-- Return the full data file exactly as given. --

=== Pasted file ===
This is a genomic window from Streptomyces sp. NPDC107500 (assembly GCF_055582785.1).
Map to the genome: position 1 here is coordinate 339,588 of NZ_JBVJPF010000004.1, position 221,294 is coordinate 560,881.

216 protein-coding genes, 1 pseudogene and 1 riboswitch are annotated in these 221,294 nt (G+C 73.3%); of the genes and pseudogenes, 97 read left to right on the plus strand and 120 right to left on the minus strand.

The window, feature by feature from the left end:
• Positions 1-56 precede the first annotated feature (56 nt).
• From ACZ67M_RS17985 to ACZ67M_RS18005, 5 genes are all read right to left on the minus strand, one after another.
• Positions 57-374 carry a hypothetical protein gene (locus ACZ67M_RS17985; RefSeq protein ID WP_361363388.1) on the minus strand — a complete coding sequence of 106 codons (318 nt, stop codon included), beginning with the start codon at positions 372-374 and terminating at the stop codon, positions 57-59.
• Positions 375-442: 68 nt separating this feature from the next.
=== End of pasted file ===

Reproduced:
This is a genomic window from Streptomyces sp. NPDC107500 (assembly GCF_055582785.1).
Map to the genome: position 1 here is coordinate 339,588 of NZ_JBVJPF010000004.1, position 221,294 is coordinate 560,881.

216 protein-coding genes, 1 pseudogene and 1 riboswitch are annotated in these 221,294 nt (G+C 73.3%); of the genes and pseudogenes, 97 read left to right on the plus strand and 120 right to left on the minus strand.

The window, feature by feature from the left end:
• Positions 1-56 precede the first annotated feature (56 nt).
• From ACZ67M_RS17985 to ACZ67M_RS18005, 5 genes are all read right to left on the minus strand, one after another.
• Positions 57-374 carry a hypothetical protein gene (locus ACZ67M_RS17985; RefSeq protein ID WP_361363388.1) on the minus strand — a complete coding sequence of 106 codons (318 nt, stop codon included), beginning with the start codon at positions 372-374 and terminating at the stop codon, positions 57-59.
• Positions 375-442: 68 nt separating this feature from the next.